New legal filings show immigrant children in U.S. custody are subdued with powerful psychiatric drugs.
Taxpayers have paid more than $1.5 billion to private companies operating shelters accused of serious lapses in care, including neglect and abuse.
Two teens fleeing violence in war-torn countries sought asylum in the U.S. A Texas dentist’s report helped ICE send them to adult detention centers.
Nearly a month ago, a judge ordered immigrant children removed from a troubled Texas facility and told the government to stop drugging them without consent. That hasn’t happened.
Even as it fails to reunify hundreds of families, the federal government says the court oversight mandated in a landmark case is no longer needed.
Besides separation, trauma is triggered by other factors: limited phone calls, crowded cells, lack of information about family whereabouts.
A judge has OK’d a plan to reunite 366 children with their deported parents. But questions linger about whether reunifications will occur in the U.S.
Nearly 1,600 children have been reunited with their parents, the government reports. The parents of another 559 aren’t eligible for reunification.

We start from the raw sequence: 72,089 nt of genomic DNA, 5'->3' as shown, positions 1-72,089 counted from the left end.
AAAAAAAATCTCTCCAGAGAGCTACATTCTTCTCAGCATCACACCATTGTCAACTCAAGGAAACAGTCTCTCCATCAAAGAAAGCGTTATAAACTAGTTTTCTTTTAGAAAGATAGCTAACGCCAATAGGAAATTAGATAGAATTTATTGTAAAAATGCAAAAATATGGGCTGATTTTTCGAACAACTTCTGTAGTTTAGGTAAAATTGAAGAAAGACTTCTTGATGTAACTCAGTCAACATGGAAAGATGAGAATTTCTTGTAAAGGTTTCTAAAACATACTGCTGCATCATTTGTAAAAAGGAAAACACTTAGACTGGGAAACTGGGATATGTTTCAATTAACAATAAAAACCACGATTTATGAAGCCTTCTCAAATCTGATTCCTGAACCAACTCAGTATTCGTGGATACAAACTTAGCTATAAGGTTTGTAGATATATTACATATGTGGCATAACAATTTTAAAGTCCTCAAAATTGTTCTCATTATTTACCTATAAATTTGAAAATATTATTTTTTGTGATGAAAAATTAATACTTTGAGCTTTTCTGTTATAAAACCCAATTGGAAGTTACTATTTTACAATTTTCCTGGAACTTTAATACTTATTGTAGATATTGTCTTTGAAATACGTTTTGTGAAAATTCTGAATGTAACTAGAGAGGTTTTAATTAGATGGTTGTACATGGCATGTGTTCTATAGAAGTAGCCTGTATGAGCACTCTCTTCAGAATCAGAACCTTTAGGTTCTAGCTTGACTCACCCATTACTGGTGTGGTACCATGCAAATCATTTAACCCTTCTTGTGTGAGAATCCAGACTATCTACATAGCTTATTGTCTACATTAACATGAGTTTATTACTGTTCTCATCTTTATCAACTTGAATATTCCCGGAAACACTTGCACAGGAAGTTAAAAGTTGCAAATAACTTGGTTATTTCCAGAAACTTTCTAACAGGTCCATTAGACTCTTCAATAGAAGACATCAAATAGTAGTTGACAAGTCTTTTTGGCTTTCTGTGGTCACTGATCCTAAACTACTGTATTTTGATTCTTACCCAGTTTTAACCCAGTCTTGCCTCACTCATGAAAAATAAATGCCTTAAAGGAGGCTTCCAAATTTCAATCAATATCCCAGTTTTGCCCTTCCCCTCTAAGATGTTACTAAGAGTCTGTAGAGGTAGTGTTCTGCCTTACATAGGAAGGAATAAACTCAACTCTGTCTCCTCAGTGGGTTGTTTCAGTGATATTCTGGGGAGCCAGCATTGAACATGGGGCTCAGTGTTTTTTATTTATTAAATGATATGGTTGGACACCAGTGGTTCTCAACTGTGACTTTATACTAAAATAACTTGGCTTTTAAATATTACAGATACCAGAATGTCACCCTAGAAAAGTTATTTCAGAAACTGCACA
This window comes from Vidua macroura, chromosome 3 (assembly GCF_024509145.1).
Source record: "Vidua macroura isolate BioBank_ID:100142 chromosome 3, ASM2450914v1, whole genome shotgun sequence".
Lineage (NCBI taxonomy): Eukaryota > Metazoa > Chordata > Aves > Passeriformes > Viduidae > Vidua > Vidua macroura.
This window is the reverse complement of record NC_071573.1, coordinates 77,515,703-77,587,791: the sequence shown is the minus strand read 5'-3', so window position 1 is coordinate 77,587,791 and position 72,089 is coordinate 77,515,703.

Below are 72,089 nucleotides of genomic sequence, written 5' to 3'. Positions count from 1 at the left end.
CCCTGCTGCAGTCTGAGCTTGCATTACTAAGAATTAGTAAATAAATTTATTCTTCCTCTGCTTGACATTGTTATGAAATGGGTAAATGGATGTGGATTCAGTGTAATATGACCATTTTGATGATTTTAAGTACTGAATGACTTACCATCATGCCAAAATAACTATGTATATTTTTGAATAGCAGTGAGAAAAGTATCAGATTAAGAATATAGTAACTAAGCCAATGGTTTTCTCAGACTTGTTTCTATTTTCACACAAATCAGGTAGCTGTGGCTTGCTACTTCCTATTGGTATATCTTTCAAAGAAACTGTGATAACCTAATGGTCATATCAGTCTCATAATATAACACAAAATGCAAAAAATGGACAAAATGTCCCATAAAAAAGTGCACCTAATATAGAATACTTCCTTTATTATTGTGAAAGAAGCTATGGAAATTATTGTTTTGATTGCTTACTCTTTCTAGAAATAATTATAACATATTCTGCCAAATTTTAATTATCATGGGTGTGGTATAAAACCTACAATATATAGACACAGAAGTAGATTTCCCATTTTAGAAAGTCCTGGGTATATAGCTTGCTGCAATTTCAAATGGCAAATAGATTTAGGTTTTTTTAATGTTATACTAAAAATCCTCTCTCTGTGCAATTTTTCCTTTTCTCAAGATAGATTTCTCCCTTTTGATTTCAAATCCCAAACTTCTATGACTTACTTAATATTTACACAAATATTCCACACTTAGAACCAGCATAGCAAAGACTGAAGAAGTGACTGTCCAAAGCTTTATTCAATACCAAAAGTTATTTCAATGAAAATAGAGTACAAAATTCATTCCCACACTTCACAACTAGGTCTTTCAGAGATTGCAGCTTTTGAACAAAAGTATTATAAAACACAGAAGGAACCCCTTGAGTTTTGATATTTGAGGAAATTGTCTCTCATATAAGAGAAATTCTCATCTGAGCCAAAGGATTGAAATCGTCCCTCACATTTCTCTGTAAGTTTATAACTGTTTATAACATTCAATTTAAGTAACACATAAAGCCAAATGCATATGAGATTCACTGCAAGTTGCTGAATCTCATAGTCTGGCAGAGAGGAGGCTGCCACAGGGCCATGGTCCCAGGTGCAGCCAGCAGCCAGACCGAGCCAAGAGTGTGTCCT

More than a week after a judge ordered that immigrant children staying at the facility should be moved, more than two dozen children are still there.
“It shows you how disgraceful the place was, letting a man sleep with the girls,” says the woman, talking publicly for the first time.
Just as Texas stopped sending foster children to centers operated by one man, the U.S. government tossed him a new source of money: immigrant kids.
An attorney confirms reports that a child has died following release from a Texas immigrant detention center. ICE says it is looking into the case.
A federal judge rules that the government should remove immigrant kids from a troubled Texas facility and stop drugging them without consent.